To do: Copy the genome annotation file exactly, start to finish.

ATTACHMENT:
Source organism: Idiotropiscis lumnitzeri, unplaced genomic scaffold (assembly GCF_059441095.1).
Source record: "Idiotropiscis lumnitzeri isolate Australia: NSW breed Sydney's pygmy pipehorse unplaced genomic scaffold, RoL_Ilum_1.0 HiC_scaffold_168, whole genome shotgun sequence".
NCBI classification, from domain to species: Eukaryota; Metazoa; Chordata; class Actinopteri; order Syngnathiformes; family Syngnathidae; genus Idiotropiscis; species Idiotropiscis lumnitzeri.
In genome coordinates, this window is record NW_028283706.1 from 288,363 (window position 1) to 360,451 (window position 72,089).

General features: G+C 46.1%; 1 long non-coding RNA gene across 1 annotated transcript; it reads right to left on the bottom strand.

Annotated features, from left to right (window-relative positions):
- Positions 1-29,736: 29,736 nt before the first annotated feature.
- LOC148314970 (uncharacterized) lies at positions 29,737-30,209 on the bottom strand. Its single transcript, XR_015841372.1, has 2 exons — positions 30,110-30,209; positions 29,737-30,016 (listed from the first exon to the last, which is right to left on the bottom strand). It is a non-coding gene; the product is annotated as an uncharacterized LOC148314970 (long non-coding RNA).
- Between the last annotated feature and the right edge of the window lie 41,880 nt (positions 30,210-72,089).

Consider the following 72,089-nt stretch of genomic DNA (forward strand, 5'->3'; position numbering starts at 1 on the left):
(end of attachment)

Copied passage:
Source organism: Idiotropiscis lumnitzeri, unplaced genomic scaffold (assembly GCF_059441095.1).
Source record: "Idiotropiscis lumnitzeri isolate Australia: NSW breed Sydney's pygmy pipehorse unplaced genomic scaffold, RoL_Ilum_1.0 HiC_scaffold_168, whole genome shotgun sequence".
NCBI classification, from domain to species: Eukaryota; Metazoa; Chordata; class Actinopteri; order Syngnathiformes; family Syngnathidae; genus Idiotropiscis; species Idiotropiscis lumnitzeri.
In genome coordinates, this window is record NW_028283706.1 from 288,363 (window position 1) to 360,451 (window position 72,089).

General features: G+C 46.1%; 1 long non-coding RNA gene across 1 annotated transcript; it reads right to left on the bottom strand.

Annotated features, from left to right (window-relative positions):
- Positions 1-29,736: 29,736 nt before the first annotated feature.
- LOC148314970 (uncharacterized) lies at positions 29,737-30,209 on the bottom strand. Its single transcript, XR_015841372.1, has 2 exons — positions 30,110-30,209; positions 29,737-30,016 (listed from the first exon to the last, which is right to left on the bottom strand). It is a non-coding gene; the product is annotated as an uncharacterized LOC148314970 (long non-coding RNA).
- Between the last annotated feature and the right edge of the window lie 41,880 nt (positions 30,210-72,089).

Consider the following 72,089-nt stretch of genomic DNA (forward strand, 5'->3'; position numbering starts at 1 on the left):